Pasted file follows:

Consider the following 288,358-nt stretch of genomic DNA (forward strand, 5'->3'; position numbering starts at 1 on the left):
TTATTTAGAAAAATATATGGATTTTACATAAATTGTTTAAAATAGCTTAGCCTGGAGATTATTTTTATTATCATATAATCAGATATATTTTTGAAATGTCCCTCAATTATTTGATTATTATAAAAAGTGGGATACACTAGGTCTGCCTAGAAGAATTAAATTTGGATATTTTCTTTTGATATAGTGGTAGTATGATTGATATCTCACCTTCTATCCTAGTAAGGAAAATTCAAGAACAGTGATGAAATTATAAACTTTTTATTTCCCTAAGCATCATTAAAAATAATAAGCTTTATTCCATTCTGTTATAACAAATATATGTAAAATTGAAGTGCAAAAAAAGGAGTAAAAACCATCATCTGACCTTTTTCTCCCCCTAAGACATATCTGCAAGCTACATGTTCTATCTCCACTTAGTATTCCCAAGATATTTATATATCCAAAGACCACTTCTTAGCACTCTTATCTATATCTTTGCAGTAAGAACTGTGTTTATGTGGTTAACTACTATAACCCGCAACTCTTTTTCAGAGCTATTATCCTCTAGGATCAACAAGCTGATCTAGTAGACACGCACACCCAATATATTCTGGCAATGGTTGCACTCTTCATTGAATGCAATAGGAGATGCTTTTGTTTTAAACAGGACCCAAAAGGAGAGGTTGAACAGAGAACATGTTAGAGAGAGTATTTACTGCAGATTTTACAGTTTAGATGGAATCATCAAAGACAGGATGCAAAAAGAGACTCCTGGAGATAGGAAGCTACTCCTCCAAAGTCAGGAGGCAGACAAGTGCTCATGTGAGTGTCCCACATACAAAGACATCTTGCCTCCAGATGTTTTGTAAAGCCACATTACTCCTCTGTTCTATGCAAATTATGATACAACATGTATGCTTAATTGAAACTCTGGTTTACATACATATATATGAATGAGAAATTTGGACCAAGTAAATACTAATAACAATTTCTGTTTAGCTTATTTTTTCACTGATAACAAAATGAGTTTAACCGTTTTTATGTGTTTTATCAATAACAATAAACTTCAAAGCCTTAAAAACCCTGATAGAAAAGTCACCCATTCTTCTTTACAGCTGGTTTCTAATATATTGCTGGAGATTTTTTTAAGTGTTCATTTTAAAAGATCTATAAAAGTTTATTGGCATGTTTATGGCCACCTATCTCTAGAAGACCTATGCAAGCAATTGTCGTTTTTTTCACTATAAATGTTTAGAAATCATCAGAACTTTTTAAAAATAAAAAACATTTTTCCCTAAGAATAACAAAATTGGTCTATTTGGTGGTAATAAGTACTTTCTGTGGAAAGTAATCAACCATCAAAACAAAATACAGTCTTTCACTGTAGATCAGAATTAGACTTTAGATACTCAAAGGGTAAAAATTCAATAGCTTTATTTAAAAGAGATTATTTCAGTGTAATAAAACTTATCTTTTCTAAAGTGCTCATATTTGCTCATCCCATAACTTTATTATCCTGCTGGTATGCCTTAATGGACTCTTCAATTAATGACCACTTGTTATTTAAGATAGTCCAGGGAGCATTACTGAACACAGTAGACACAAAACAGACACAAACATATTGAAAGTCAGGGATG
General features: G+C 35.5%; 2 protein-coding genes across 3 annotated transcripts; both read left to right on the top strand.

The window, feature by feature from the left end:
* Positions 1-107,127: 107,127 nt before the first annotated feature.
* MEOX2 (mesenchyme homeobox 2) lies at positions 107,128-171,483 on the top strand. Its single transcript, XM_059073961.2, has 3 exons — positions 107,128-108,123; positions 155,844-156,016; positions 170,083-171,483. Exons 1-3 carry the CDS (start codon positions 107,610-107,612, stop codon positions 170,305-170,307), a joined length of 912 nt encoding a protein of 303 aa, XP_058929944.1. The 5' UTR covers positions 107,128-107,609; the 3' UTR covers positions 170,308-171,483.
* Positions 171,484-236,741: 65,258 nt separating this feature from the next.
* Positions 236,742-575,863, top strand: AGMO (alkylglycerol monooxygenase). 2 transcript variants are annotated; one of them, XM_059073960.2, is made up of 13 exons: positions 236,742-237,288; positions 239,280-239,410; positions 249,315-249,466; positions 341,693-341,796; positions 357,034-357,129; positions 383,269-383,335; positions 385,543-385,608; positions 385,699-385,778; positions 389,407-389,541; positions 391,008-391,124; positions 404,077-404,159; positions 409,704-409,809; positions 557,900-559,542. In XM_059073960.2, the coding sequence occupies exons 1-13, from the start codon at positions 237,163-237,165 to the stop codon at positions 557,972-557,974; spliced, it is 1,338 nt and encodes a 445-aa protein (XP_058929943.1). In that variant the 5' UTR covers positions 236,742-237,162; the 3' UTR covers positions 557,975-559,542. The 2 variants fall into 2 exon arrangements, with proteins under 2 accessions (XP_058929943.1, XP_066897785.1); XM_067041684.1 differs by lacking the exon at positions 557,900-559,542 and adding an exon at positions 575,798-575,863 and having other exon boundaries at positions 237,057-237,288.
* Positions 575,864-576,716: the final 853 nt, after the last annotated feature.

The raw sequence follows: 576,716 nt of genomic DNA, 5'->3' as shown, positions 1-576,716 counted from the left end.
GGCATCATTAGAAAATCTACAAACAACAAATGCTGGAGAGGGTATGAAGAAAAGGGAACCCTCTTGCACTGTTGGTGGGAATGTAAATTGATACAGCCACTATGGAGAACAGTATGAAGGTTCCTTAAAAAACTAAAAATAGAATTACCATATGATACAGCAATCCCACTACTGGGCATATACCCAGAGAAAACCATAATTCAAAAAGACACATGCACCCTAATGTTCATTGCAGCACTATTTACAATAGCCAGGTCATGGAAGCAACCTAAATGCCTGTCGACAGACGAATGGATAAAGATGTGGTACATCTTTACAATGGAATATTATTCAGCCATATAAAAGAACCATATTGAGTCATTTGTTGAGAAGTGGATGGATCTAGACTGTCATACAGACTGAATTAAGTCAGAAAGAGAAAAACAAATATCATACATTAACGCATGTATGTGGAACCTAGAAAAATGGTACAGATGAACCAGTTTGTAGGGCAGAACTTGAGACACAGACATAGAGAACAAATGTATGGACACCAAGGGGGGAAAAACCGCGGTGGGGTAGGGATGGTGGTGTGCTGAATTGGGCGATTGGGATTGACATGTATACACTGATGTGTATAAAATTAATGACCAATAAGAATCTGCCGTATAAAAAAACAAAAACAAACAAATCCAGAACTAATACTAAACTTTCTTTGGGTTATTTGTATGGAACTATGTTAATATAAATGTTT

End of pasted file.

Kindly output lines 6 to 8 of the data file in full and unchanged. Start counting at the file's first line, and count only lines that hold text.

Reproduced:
* MEOX2 (mesenchyme homeobox 2) lies at positions 107,128-171,483 on the top strand. Its single transcript, XM_059073961.2, has 3 exons — positions 107,128-108,123; positions 155,844-156,016; positions 170,083-171,483. Exons 1-3 carry the CDS (start codon positions 107,610-107,612, stop codon positions 170,305-170,307), a joined length of 912 nt encoding a protein of 303 aa, XP_058929944.1. The 5' UTR covers positions 107,128-107,609; the 3' UTR covers positions 170,308-171,483.
* Positions 171,484-236,741: 65,258 nt separating this feature from the next.
* Positions 236,742-575,863, top strand: AGMO (alkylglycerol monooxygenase). 2 transcript variants are annotated; one of them, XM_059073960.2, is made up of 13 exons: positions 236,742-237,288; positions 239,280-239,410; positions 249,315-249,466; positions 341,693-341,796; positions 357,034-357,129; positions 383,269-383,335; positions 385,543-385,608; positions 385,699-385,778; positions 389,407-389,541; positions 391,008-391,124; positions 404,077-404,159; positions 409,704-409,809; positions 557,900-559,542. In XM_059073960.2, the coding sequence occupies exons 1-13, from the start codon at positions 237,163-237,165 to the stop codon at positions 557,972-557,974; spliced, it is 1,338 nt and encodes a 445-aa protein (XP_058929943.1). In that variant the 5' UTR covers positions 236,742-237,162; the 3' UTR covers positions 557,975-559,542. The 2 variants fall into 2 exon arrangements, with proteins under 2 accessions (XP_058929943.1, XP_066897785.1); XM_067041684.1 differs by lacking the exon at positions 557,900-559,542 and adding an exon at positions 575,798-575,863 and having other exon boundaries at positions 237,057-237,288.